Francis Ford Coppola's ambitious Vietnam War epic received a grand total of eight nominations, but only went home with two prizes (for cinematography and sound) losing out to drama Kramer vs. Kramer.
7/15 Raging Bull (1980)
Of all the Oscar blows dealt to Martin Scorsese over the decades, none landed harder than Raging Bull's losing out to Robert Redford's weepie Ordinary People, an oversight many consider one of the Academy's most infamous.
8/15 Blade Runner
Another sci-fi classic overlooked by Oscar was the hugely influential Blade Runner which didn't even get nominated in the Best Picture category. That Ridley Scott's latest sci-fi The Martian received seven nominations could signal how the Academy are finally taking responsibility for their past errors.
9/15 Goodfellas (1990)
Having awarded both The Godfather parts I and II Best Picture in 1972 and 1974 respectively, you'd think Scorsese's gangster classic stood half a chance; but no - Kevin Costner's directorial debut Dances With Wolves was the most appealing choice for voters.
2012 Getty Images
10/15 Pulp Fiction (1994)
New talent on the block Quentin Tarantino's second feature won him the coveted Palme d'Or at Cannes - a success he failed to match back on home turf; while he won an Original Screenplay Oscar, Pulp Fiction got beat by Forrest Gump.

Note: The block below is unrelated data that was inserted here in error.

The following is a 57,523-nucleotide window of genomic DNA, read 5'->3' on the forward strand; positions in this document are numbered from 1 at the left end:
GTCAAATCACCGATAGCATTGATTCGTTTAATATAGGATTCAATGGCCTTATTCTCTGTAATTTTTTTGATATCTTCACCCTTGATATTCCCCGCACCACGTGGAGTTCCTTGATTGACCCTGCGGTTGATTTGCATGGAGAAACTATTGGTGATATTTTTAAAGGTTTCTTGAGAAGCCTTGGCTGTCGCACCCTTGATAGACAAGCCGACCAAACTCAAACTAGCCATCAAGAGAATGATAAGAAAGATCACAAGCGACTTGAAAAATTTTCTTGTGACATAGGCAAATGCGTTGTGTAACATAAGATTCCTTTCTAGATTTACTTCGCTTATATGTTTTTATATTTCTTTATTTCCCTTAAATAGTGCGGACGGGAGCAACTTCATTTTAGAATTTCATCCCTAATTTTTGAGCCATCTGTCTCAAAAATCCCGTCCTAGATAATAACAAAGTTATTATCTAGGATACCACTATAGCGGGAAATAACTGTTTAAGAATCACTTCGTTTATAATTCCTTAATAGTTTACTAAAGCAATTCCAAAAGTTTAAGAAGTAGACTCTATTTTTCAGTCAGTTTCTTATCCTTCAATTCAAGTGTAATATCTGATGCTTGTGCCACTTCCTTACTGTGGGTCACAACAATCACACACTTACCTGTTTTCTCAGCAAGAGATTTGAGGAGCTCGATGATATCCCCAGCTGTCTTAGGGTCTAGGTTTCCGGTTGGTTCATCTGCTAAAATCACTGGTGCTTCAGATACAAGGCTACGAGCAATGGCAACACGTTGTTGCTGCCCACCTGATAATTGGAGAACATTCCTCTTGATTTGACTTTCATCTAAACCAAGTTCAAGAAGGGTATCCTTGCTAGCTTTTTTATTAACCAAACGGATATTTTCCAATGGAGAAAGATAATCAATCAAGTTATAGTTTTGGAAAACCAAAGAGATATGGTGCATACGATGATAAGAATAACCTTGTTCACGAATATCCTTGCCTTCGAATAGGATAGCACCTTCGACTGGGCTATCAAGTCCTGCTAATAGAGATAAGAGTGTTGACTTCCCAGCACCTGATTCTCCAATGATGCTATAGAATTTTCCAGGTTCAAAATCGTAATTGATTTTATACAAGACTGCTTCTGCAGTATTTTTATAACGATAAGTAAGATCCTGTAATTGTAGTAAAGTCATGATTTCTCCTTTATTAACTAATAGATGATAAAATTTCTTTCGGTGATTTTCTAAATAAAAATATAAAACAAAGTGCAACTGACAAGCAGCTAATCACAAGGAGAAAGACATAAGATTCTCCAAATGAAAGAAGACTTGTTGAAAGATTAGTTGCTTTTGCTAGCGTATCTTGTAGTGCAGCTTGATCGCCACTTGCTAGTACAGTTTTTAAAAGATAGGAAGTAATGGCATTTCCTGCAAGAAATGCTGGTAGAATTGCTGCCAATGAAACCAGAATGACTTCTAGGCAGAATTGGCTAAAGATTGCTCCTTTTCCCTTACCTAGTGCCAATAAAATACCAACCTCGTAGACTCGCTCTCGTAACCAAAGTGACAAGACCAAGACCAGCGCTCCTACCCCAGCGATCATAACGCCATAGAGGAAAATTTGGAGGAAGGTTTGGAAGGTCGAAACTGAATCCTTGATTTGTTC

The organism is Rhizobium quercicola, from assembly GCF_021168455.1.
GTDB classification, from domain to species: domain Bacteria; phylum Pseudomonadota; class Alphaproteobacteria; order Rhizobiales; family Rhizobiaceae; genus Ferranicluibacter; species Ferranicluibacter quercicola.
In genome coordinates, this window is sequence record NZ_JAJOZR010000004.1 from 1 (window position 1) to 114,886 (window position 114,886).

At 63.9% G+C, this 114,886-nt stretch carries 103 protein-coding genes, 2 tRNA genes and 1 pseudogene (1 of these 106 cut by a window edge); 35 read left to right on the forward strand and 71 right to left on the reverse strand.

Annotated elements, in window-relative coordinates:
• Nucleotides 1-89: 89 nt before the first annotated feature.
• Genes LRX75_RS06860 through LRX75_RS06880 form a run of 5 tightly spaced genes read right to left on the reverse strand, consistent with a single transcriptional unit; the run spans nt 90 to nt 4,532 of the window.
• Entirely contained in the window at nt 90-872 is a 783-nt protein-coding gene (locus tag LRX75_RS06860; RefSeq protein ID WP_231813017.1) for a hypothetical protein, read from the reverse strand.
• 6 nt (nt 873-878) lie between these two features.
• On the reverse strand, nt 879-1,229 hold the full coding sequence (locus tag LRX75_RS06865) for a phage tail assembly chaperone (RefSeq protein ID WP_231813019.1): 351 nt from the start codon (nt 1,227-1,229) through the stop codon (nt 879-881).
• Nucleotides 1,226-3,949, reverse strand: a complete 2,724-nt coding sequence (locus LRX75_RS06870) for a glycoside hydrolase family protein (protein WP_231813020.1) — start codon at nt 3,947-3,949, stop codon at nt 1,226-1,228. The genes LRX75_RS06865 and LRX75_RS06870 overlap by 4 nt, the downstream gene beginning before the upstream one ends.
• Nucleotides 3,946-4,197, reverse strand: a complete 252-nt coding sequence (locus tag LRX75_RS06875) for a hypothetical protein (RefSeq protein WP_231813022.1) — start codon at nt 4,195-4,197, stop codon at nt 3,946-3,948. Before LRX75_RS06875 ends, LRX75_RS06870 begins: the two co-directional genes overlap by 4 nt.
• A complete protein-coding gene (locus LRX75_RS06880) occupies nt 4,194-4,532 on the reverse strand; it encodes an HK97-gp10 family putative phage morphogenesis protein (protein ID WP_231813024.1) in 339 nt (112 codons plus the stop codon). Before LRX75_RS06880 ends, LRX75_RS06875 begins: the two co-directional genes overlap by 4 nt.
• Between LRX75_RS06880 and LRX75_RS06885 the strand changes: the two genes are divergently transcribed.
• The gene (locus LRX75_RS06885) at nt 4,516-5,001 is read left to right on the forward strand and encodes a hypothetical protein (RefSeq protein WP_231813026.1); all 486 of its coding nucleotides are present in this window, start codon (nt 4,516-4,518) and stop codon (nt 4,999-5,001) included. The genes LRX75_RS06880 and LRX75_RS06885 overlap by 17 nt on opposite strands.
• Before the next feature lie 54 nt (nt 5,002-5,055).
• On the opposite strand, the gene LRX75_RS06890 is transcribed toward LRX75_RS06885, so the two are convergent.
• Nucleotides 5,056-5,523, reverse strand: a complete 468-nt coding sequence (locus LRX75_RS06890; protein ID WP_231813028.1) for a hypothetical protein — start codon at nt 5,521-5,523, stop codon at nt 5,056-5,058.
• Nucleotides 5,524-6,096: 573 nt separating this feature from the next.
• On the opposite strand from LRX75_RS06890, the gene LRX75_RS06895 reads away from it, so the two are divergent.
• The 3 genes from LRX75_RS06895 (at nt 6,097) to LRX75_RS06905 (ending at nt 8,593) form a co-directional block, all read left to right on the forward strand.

11/15 The Shawshank Redemption (1994)
...and it wasn't the only one. Frank Darabont's adaptation of Stephen King's prison-set novella The Shawshank Redemption also fell victim to Robert Zemeckis' Oscar-friendly Forrest Gump. We don't see that film sitting atop the IMDB top 250 though, do we?
12/15 Fargo (1996)
You may think it was remiss of the Academy to shun Fargo but it did come pretty close to winning, its chances bolstered somewhat by seven nominations and two wins (Actress for Frances McDormand and Original Screenplay for the Coen Brothers). It lost out to The English Patient.
13/15 Saving Private Ryan (1998)
Having won Best Director five years previous for Schindler's List, everybody expected Steven Spielberg's next war epic to scoop all the top awards. Cue Shakespeare In Love upsetting the establishment.
14/15 The Social Network (2010)
David Fincher's generational Facebook drama got shunned in favour of British patriotism in an Oscar two-horse race for the ages that ultimately saw The King's Speech crowned winner.
15/15 Boyhood (2014)
For last year's Oscar race, you were either team Birdman or team Boyhood (not forgetting outside bet Whiplash, of course). Each represented a different facet of movie-making that posited them as favourites; that Richard Linklater's labour of love - shot intermittently over 12 years - failed to win may still come as a surprise.
Not everyone in Hollywood is in agreement about the supposed white bias. George Clooney has criticised the Academy, but first ever black Best Director nominee John Singleton (Boyz n the Hood) isn't concerned.
“It’s like every year people complain,” he told Variety. “People even complain even when we have a lot of nominations.
"The demographics of America and this business are changing. The Academy’s going to evolve. So I’m not really worried about it.”Reuse content